A case of mistaken identity lands Slevin into the middle of a war being plotted by two of the city's most rival crime bosses: The Rabbi and The Boss. Slevin is under constant surveillance by relentless Detective Brikowski as well as the infamous assassin Goodkat and finds himself having to hatch his own ingenious plot to get them before they get him.
A botched card game in London triggers four friends, thugs, weed-growers, hard gangsters, loan sharks and debt collectors to collide with each other in a series of unexpected events, all for the sake of weed, cash and two antique shotguns.
Jules Winnfield and Vincent Vega are two hitmen who are out to retrieve a suitcase stolen from their employer, mob boss Marsellus Wallace. Wallace has also asked Vincent to take his wife Mia out a few days later when Wallace himself will be out of town. Butch Coolidge is an aging boxer who is paid by Wallace to lose his next fight. The lives of these seemingly unrelated people are woven together comprising of a series of funny, bizarre and uncalled-for incidents. Written by
When Butch shoots Vincent with the automatic, there are bullet holes in his chest. The next shot shows Vincent in the tub and the bullet holes don't match the preceding scene. See more »
Forget it. Too risky. I'm through doing that shit.
You always say that. That same thing every time, "I'm through, never again, too dangerous".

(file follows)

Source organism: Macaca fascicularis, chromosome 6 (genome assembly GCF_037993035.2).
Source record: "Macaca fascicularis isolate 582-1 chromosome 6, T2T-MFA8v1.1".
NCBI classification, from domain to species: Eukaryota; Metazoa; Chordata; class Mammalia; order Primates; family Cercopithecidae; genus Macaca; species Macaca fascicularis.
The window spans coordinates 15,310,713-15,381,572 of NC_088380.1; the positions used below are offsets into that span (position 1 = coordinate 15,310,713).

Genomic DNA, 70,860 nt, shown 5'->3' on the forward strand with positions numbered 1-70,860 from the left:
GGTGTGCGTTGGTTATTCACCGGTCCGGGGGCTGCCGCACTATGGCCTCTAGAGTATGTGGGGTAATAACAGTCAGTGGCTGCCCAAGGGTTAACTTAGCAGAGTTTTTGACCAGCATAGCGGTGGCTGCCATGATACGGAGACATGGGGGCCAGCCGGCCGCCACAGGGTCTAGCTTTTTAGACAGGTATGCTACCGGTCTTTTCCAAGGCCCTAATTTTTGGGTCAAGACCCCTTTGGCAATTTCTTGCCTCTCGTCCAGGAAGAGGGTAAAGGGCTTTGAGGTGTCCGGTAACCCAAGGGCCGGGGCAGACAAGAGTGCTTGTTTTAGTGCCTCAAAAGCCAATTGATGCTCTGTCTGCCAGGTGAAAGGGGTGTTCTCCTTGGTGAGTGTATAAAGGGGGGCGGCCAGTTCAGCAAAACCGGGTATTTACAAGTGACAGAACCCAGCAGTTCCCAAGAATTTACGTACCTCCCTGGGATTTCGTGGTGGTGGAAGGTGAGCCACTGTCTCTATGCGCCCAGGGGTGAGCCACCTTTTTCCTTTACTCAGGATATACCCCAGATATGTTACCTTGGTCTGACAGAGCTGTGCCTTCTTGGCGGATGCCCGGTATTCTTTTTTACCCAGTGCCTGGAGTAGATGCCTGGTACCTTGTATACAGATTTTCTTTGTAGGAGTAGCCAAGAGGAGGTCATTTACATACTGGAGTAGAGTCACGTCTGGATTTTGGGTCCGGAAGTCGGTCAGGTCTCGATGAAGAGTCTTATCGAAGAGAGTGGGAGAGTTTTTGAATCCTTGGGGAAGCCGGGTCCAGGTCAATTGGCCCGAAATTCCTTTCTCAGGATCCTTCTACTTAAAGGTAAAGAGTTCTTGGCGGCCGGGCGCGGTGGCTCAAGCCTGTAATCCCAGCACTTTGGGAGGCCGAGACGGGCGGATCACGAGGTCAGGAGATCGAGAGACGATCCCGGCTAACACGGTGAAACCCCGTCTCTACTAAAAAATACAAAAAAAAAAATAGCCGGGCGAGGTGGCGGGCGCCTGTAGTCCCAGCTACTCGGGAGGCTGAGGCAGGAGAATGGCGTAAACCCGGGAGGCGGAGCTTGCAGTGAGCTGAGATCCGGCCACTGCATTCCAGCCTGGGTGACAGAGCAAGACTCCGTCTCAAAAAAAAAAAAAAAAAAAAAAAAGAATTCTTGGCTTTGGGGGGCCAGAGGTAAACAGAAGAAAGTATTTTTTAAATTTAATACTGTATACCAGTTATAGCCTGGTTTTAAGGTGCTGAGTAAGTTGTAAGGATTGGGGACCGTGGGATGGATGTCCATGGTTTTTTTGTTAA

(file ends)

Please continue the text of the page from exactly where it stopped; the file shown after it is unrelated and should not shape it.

I know that's what I always say. I'm always right, too.
But you forget about it in a day or two.
Yeah, well the days of me forgetting are over, and the days of me remembering have just begun.
See more »
The coffee shop manager in the robbery scene at the end is credited as "Coffee Shop" because he is cut off as he speaks: "I am not a hero, I'm just a coffee shop--" See more »
You want to do something really neat? Take the movie "Pulp Fiction" and re-cut it, so that, instead of being out of sequence, it is actually in proper sequence. It can be done. Why do this? Because if you do, you will see what a nothing movie this really is. There is no central plot, there is no real theme, or story or climax. It is just a bunch of tricks and overly snappy dialog, masquerading a piece of fluff that has as much depth as the kiddie pool. Hey, more power to Tarantino, the guy is a Houdini, full of slight of hand. But are we really so simple, that we are ranking this one of the ten greatest movies ever made? Come on! OK, I know that Travolta is cool and Jackson is funny. However, let's reserve the greatest films of all-time category for real masterpieces and real stories, and not some overly slick pulp geared towards video store geeks.
109 of 199 people found this review helpful.
Was this review helpful to you?